14 thoughts on “Three-Week Chair, Prototype #1

  1. Chris,
    I think the prototype has merit. I do think it could benefit from some curves.
    I think the upright would look better with an s curve… But unless you have a very large timber, it is unrealistic unless you get into bent laminations.
    You could hollow out ( gently or slightly) on the rear under the seat and the front of the upright between the seat and the rest.
    I’m sure you have plans to sculpt some things, as is your custom .
    I think it would lighten the look. The large solid upright needs some softening, as do the seat and rest, but in my opinion, I would not go too delicate looking.
    The beam ( which is the heart of the inspiration) begs for some bulk and mass.. Just lightened enough.
    My 2 cents..
    Keep up the great work

    • Mike,

      Yes, I had thought about an S-curve and I might modify this prototype to incorporate that. When I built it, I wanted to keep things really simple so I avoided that extra step. Now, I might go back and carve in that S-curve as well as sculpt it.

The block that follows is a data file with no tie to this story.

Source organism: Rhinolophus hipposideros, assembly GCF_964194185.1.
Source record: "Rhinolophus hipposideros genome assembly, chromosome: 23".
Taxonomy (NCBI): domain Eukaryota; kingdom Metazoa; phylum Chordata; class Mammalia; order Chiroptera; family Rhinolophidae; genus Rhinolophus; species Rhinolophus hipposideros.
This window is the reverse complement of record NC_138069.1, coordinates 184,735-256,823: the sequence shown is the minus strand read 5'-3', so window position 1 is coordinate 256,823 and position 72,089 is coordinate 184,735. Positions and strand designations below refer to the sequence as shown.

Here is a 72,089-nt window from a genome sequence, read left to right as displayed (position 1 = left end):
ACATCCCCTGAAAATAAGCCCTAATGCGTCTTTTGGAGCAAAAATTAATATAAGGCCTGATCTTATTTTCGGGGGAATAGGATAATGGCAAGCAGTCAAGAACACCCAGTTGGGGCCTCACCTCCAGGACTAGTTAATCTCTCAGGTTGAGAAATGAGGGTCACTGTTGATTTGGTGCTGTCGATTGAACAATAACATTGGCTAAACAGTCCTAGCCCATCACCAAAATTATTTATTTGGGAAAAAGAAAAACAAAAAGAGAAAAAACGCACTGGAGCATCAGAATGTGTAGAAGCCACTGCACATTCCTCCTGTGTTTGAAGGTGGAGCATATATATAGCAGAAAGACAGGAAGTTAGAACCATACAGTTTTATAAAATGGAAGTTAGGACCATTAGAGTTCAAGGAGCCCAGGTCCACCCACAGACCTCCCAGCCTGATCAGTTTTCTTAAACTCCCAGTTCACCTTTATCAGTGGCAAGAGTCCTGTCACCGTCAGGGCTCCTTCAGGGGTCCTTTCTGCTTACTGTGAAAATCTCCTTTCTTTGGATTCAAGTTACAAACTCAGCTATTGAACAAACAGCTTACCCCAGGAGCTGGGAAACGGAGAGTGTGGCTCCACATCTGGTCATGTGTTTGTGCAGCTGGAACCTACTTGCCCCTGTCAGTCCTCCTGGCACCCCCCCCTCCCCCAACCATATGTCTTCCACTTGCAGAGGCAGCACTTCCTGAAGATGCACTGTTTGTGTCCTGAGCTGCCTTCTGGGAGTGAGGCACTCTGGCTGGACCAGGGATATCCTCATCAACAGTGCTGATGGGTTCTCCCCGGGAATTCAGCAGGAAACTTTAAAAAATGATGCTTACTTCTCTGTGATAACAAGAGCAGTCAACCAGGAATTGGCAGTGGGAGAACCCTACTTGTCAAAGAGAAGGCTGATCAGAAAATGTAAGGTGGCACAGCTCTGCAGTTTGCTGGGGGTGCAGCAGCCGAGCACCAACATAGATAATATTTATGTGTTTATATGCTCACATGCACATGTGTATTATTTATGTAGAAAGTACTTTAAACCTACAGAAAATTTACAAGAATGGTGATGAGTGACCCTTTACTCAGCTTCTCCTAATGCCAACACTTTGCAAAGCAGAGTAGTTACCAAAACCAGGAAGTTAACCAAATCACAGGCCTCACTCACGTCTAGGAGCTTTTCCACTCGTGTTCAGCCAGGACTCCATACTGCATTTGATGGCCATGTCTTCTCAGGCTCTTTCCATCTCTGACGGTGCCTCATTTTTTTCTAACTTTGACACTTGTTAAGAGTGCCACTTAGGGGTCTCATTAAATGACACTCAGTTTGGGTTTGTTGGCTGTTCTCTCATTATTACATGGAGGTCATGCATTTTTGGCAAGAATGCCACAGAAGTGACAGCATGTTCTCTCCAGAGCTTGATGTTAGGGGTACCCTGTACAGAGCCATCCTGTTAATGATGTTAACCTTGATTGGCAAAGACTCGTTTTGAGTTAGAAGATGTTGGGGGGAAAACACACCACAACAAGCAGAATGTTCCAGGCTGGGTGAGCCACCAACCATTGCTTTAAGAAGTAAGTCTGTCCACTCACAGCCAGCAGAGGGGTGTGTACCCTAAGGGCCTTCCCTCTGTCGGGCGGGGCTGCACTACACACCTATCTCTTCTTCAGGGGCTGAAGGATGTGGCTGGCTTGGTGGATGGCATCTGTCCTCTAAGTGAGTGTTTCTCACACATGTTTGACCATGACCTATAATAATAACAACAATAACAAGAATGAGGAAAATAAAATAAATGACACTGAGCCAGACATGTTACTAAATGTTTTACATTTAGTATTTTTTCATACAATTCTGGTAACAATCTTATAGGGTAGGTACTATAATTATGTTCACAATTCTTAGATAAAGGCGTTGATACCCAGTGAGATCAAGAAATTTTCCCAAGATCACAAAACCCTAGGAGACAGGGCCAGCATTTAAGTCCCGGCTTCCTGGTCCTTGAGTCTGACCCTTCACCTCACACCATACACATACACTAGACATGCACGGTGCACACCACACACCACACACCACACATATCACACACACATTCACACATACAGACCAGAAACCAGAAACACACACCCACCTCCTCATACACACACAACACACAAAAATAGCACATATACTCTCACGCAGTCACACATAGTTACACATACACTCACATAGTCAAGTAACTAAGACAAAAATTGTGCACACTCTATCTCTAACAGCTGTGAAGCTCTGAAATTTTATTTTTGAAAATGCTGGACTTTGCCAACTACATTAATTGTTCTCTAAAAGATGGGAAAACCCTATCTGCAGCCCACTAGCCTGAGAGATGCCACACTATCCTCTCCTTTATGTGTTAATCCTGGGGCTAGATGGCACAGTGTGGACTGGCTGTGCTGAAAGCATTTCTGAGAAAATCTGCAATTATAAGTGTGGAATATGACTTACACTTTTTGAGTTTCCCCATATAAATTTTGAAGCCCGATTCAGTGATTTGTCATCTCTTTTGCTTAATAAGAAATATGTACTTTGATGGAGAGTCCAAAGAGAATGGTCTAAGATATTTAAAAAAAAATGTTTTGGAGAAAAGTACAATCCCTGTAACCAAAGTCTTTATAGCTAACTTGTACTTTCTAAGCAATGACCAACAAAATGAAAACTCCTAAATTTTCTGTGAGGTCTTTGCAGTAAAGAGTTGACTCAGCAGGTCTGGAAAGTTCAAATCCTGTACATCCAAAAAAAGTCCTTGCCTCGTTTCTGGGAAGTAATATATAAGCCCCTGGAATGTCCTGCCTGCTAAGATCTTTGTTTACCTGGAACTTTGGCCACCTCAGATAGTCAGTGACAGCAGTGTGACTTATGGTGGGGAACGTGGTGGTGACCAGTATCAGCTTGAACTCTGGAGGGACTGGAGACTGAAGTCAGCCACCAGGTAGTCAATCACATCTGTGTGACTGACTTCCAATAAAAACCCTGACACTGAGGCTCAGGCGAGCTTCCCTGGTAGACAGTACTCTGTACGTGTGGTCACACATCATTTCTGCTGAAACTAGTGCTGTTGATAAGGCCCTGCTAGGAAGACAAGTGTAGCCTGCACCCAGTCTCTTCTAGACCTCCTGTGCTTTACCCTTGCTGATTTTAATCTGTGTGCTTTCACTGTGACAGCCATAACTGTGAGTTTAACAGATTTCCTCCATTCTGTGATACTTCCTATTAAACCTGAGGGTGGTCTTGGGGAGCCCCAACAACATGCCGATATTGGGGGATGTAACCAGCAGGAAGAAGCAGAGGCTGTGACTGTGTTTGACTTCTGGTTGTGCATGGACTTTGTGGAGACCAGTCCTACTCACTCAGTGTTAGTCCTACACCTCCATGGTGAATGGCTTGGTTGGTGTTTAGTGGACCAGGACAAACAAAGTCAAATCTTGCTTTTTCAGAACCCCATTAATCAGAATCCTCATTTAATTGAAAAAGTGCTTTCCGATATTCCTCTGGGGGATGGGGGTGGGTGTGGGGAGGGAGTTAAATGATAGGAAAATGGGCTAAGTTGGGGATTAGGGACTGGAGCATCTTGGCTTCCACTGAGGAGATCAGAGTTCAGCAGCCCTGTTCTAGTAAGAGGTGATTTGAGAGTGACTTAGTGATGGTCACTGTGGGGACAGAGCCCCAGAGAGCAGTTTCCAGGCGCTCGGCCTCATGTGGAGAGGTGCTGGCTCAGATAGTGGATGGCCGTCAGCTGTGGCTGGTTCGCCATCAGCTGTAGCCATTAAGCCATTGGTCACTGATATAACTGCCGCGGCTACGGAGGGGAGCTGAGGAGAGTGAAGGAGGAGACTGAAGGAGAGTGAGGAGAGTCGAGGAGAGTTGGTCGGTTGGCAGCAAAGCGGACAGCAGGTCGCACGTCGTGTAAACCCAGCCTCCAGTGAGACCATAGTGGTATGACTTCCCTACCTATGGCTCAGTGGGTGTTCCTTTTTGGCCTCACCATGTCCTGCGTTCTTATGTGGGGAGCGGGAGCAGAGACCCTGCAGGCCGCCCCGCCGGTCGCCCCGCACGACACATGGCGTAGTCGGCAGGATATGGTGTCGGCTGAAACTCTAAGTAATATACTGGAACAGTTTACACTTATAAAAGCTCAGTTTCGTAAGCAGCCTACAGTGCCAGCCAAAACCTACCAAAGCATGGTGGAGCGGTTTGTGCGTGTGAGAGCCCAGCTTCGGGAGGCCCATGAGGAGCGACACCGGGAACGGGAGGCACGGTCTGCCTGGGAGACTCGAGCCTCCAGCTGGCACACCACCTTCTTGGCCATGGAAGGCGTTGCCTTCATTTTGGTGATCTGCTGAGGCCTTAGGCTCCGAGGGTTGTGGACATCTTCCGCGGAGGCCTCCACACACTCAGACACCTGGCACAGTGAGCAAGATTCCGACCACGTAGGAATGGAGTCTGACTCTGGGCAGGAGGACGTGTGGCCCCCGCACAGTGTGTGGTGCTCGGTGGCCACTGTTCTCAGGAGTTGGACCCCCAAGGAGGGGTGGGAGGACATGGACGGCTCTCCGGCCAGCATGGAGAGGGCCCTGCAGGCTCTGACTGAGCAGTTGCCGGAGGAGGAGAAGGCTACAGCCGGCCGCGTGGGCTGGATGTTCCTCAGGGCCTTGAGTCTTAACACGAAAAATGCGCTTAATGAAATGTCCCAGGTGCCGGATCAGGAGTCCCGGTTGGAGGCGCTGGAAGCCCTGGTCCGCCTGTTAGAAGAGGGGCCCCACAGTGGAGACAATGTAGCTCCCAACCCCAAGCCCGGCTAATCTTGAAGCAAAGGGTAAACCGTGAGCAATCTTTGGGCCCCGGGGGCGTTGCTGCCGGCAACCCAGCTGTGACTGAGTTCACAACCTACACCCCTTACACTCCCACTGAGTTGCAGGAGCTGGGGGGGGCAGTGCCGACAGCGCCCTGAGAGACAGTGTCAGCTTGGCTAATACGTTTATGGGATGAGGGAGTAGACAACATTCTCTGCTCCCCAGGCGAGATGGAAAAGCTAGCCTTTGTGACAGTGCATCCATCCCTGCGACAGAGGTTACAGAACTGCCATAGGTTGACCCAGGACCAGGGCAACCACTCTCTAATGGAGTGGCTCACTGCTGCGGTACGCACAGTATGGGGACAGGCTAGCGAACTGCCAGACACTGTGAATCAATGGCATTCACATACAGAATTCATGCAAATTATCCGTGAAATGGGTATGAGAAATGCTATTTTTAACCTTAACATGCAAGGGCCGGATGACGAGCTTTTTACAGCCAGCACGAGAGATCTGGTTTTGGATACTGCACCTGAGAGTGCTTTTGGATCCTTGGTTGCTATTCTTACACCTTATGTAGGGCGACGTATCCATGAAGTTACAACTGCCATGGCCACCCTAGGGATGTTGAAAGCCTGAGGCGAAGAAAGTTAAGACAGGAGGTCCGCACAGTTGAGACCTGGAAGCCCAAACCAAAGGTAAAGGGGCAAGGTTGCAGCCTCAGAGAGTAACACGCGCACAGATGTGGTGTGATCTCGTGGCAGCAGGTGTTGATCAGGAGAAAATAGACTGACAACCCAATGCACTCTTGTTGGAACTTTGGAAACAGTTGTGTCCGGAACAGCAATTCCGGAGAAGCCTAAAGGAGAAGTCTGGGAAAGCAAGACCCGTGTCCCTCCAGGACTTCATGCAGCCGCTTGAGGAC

Chris

  2. Also, if you needed to move the angle of the rest forward, you could cut the beam and join it with a double open mortise and tenon( or large finger joints) pinned with dowels. The joint would need to be bomb proof at any rate. This may not match your original intention of a single upright, however.
    You could also keep the beam as is, and float the rest forward on a cool looking frame( that may be a fun exercise to ponder)
    this would take most of the beam out of resting the lower back on it, so the rest may have to be longer. Also, you wouldn’t want the beam to stick too far out in the rear.. Bit of a balancing act lol.
    I’m not sure if any of my suggestions are along the line of what you are thinking .
    Hopefully, if nothing else, thinking about it and ruling out what you DONT want will still be of help haha.

    • Mike,

      I like your idea of cutting the beam, mitring it, and rejoining it in a more upright position. I could make the S-curve that way, too! Thanks for mentioning that – it had not crossed my mind.

      Chris